Revealed by Le Monde, a report dated at the end of 2021 shows that the magistrates of rue Cambon had alerted the government to abuses linked to the use of consulting services, in particular in the context of the health crisis.
Until then confidential, the report of the Court of Auditors unveiled by The world this December 12 adds to the long series of revelations about consulting firms whose services have cost taxpayers dearly. According to the magistrates, several consulting contracts were thus concluded by the State under “problematic” conditions during the health crisis linked to Covid-19.
The “sprawling phenomenon” described by the Senate commission of inquiry in March 2022 had thus been the subject of an alert from the Court of Auditors in December 2021, the latter having gone through a series of contracts signed with Accenture, Citwell, JLL, Roland Berger, and the now famous McKinsey.
If the report hardly brings new elements on the explosion of the expenses related to these services, “it is the organization and the content of these missions which question”, raises the world, since they have, according to the authors of the report, “often exceeded the strict framework of the contribution of expertise absent in the public sector”, an argument which has been used on several occasions by the authorities to justify these delegations of missions.
Consultants employed for routine assignments
McKinsey, alongside Accenture, was for example called upon as part of a call for tenders launched in 2017 by the Interministerial Directorate for Public Transformation (DITP) to help develop the vaccination strategy.
According to the Court, it was thus “considered that the vaccination strategy could be linked to public transformation”, a connection which “appears largely artificial”, since the vaccination strategy “is a public policy” in its own right, and not a matter of “change management” within the state apparatus. The two firms were in fact to carry out projects aimed at improving the effectiveness of public action and reducing its cost, criteria which the mission on the vaccination strategy did not meet.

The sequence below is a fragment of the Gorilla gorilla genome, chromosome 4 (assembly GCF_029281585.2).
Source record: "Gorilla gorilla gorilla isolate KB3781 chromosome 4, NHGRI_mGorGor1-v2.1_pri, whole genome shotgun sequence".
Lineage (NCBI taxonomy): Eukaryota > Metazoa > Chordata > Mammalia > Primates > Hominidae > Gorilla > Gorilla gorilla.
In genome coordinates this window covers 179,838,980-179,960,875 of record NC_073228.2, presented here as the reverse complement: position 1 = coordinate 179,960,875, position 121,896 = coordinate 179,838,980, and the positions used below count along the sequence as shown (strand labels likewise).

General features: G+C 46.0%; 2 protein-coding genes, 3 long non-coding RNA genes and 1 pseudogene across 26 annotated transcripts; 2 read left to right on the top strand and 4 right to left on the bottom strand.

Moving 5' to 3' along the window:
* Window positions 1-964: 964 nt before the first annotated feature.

In addition, the firm Citwell, a logistics specialist which received 2.3 million euros for eight missions carried out in 2020, “organized the flows” (of masks, among others), within the framework of a contract awarded without respecting the normally compulsory advertising and competition, which the government justified by the “imperious urgency” of the situation. However, this firm then received responsibility for an “ever wider” perimeter, noted the Court of Auditors, since it was entrusted with the flow of drugs used in the intensive care units and even the logistics of the campaign. vaccination.
Additionally, some of Citwell’s consultants have worked directly within the Department of Health, providing “routine execution of missions”: three to four full-time employees therefore took on the tasks of civil servants.
In the same way, the institution responsible for the proper use of public funds considered “abnormal” the delegation to the Roland Berger firm of missions falling within the remit of the administration, “even though it [le ministère de la Santé] has a powerful internal inspection body [l’Inspection générale des affaires sociales], whose members have all the skills required” to respond to an exceptional situation. Roland Berger thus worked, directly within the General Directorate of Health (DGS), as “drafter of numerous arbitration notes and presentations addressed to the cabinet of the minister on subjects falling within the remit of the DGS”.
The Court of Auditors therefore recommends “strictly limiting the use of firms to technical missions for which the central administration departments of the Ministry of Health do not have the required skills internally”. The new framework for the use of consulting services, applicable from 2023, now provides that firms must either provide skills that the State does not have “internally”, or respond to a need or a specific workload.
As reminded The worldthe Minister of Health at the time, Olivier Véran, had assured during his hearing in the Senate in February 2022 that “there is no [avait] there was no ambiguity in the nature of the contracts that were signed or in their performance”, said ministry not wishing to react to these new daily revelations. While acknowledging “abuses” in this recourse to external consultants on November 27, the Minister of the Economy Bruno Le Maire had affirmed that “this drift has been corrected”, in particular by a circular from Prime Minister Elisabeth Borne asking the government reduce solicitations from these firms by 15%.
The Court of Auditors is currently examining the use of consulting firms by the State taken as a whole and plans to publish a new report in the first half of 2023.
RT All Fr Trans